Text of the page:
Is Philippians 2:12 telling us we need to work for our salvation?

I believe Philippians 2:12 has been misconstrued by many sincere and well-meaning Christians to mean that as believers, we need to work for our salvation, or that our salvation must be maintained by our works.

Let’s look at Philippians 2:12–13 to uncover what it actually says. The author here is the apostle Paul, who writes:

“Therefore, my beloved, as you have always obeyed, not as in my presence only, but now much more in my absence, work out your own salvation with fear and trembling; for it is God who works in you both to will and to do for His good pleasure."

First, notice Paul does not say “work for your own salvation” but “work out your own salvation.”

Does the difference really matter?

Yes, it does! You can’t work for your salvation because Scripture is clear that God’s salvation comes solely by grace through faith in Jesus’ finished work, not by our works. It is a gift of God that can only be received by faith (Eph. 2:8–9). When we interpret “work out” to mean “work to secure your salvation,” we are implying that it is not enough to just believe in the Lord Jesus Christ to be saved (see John 3:16, John 6:40, Rom. 10:13). This is serious because the gospel cannot be compromised!

In Philippians 2:12, Paul is addressing believers who are already saved. He’s telling us we can work out our salvation because—look at verse 13—God is supplying us the willingness, the power, and even the pleasure in the doing of it. You see, you cannot work out what has not been worked in. You can only work out what has been worked in by God.

For example, because the Lord first worked in me this understanding of Philippians 12:12–13, now I’m working out my salvation as I write this. Salvation—which includes the blessings of healing, rescuing, delivering, and preserving—is being worked out of me for you as you read this. But I can only do this because the Lord first worked in me.

Let me show you something else that will deeply encourage you: the Greek verb “works” is in the present active continuous form. In other words, it’s actually saying “God who is working in you.” Friend, when you know the Lord is always working in you, you don’t have to depend on your own self-efforts and strength to work out your salvation in the way you treat your family, in the way you live your testimony at work, and in your relationships with others.

In fact, it is the key to living a life of love and honor for His glory. When you find you don’t even have the desire to love your husband or wife, your rebellious child, or a difficult colleague, don’t try to love them in your own strength. You’ll only end up exhausted, frustrated, and feeling worse about them. No, rest in the revelation that your loving and mighty Savior is constantly working in you. Just tell Him, “I cannot, Lord, but You can. I’m trusting You to work it in me.” 

You see, God is not asking you to dredge up what you don’t have and perform what you can’t do. That’s traditional Christianity. What He is saying is, “Be aware and be open to what I’m doing. I’m working in you. I will give you the willingness, and I will give you the performance of My will.”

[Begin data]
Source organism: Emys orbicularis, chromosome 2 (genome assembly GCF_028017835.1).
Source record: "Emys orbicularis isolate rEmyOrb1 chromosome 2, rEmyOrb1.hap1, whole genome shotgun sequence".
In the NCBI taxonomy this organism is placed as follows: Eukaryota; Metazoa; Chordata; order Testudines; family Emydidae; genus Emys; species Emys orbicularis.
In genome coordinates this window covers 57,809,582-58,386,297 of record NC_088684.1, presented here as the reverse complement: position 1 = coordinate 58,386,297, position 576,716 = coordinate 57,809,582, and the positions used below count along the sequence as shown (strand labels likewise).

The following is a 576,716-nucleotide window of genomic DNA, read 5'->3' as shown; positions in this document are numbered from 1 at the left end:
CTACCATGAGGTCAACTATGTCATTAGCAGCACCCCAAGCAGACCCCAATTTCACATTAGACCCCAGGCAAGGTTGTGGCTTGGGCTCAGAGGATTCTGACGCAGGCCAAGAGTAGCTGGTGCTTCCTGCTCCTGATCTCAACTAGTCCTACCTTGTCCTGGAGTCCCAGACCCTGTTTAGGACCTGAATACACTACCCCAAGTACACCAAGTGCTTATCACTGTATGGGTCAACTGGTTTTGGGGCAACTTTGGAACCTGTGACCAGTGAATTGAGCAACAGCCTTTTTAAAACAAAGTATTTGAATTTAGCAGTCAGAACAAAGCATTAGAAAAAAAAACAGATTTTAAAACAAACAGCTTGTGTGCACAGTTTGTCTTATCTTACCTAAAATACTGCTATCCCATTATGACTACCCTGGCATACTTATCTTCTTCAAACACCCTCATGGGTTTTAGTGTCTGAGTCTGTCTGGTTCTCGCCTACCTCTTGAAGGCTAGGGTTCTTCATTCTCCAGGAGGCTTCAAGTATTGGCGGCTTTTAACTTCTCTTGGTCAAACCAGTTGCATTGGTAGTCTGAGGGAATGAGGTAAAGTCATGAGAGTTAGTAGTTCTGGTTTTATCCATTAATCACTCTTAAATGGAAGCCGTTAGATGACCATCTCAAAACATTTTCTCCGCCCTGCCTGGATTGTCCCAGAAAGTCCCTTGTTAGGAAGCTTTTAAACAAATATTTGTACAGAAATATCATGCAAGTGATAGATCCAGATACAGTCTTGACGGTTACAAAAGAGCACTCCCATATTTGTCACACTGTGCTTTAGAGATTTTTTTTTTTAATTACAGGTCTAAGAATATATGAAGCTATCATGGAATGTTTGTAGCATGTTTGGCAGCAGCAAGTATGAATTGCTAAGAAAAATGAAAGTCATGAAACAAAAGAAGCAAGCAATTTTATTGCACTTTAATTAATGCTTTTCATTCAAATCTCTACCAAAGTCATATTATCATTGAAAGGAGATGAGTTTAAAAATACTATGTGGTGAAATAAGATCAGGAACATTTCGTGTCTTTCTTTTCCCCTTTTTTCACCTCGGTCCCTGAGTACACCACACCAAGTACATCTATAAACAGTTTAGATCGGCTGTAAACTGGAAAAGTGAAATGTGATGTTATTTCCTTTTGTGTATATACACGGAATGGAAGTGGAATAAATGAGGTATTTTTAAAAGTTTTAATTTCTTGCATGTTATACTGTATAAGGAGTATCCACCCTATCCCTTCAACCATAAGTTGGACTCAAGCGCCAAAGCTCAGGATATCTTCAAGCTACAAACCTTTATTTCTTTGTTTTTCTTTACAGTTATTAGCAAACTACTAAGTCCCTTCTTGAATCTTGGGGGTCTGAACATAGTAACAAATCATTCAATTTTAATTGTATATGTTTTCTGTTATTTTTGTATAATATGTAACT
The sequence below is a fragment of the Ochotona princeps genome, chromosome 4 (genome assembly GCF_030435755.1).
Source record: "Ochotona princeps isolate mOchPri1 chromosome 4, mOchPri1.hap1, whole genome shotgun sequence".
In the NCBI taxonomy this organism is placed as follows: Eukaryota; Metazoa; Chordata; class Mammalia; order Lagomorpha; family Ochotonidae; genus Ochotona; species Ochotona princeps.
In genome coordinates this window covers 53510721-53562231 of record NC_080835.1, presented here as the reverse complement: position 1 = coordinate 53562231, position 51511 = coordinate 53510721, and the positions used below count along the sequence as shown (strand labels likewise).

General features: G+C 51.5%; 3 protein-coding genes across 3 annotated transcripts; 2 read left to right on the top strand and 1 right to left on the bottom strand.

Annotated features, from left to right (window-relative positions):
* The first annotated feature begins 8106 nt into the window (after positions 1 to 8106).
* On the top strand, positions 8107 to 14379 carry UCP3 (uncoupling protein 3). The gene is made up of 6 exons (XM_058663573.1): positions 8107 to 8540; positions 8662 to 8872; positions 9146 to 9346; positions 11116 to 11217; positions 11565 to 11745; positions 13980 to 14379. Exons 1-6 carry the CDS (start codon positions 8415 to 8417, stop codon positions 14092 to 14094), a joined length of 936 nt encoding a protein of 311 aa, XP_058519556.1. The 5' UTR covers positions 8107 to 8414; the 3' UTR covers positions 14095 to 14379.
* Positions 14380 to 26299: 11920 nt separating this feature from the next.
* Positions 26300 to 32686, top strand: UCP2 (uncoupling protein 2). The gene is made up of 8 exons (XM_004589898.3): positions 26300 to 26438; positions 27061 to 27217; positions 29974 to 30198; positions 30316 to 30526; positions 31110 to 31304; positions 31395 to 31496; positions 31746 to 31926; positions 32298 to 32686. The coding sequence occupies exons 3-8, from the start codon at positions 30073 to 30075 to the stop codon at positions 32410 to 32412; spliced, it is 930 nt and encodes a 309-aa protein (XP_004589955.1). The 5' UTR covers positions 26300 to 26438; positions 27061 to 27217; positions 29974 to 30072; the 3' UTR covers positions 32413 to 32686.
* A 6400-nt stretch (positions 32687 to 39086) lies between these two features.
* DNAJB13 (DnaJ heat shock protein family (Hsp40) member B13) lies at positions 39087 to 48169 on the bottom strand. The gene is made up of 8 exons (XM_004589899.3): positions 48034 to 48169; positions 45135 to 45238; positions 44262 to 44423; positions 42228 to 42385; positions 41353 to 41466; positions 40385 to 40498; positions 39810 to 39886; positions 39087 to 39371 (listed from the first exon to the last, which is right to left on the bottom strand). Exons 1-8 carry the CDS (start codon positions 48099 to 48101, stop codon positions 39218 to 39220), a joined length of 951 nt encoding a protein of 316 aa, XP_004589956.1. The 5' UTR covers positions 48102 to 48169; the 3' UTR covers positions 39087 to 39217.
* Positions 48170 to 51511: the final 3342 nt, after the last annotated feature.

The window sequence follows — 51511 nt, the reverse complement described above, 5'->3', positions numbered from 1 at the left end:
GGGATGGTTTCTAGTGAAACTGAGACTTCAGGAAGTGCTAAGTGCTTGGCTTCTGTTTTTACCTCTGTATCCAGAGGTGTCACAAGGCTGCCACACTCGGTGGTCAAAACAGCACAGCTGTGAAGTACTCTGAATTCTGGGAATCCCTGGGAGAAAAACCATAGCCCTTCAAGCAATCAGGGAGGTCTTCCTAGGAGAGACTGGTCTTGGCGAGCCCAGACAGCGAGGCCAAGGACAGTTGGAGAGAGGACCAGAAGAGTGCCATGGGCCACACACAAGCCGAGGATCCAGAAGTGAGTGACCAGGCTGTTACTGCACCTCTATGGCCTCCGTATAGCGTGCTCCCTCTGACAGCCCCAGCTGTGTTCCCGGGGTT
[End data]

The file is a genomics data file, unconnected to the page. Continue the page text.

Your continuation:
When you rest in His working in you, the willingness you need will come. In fact, you will find Him supplying you with not just the desire but the energy and divine strength you didn’t have before. And when you perform what He first gave you the grace to do, God rewards you for using the grace that He first gave you (Rev. 22:12)! Isn’t the Lord so good?

Now, you might be wondering why we are to work out salvation with “fear and trembling” if the Lord is the one doing all the work. 

It’s not what most people think—fearing and trembling because you are terrified of God, and terrified that you are not doing enough to please an angry God. The good news is that the phrase “fear and trembling is actually a Hebrew expression for being awed by the goodness of God.

Let me prove this with two scriptures.

Remember the woman with the issue of blood in the gospels who was healed after she touched the hem of Jesus’ garment? Mark 5:33 tells us,

“The woman, fearing and trembling, knowing what had happened to her, came and fell down before Him and told Him the whole truth.”

The woman was fearing and trembling because of the wonderful miracle of instantaneous healing that had happened to her! She was overwhelmed by the goodness of God in healing her of a debilitating affliction she had lived with for twelve long years!

Let me give you another example, this time, from the Old Testament. In Jeremiah 33:9, God tells the prophet Jeremiah,

“Then it shall be to Me a name of joy, a praise, and an honor before all nations of the earth, who shall hear all the good that I do to them; they shall fear and tremble for all the goodness and all the prosperity that I provide for it.”

Will the people of other nations fear and tremble because of God’s wrath or judgment? No, on the contrary, it is because they will be in awe at all the goodness God will give to His people!

In the same way, we work out our salvation with the sense of how good and gracious the Lord is to us. How it is all about Him first supplying us everything we need, then working it in us and then through us.

When you see all that our Lord Jesus has done for you and what He is doing for you even now, you’ll find it easy to work out your salvation in the way you treat others. You’ll be able to relate to others and carry out your responsibilities with a spirit of love, honor, and humility (Phil. 2:2–4). And you will shine as His light in these last days (Phil. 2:14–15).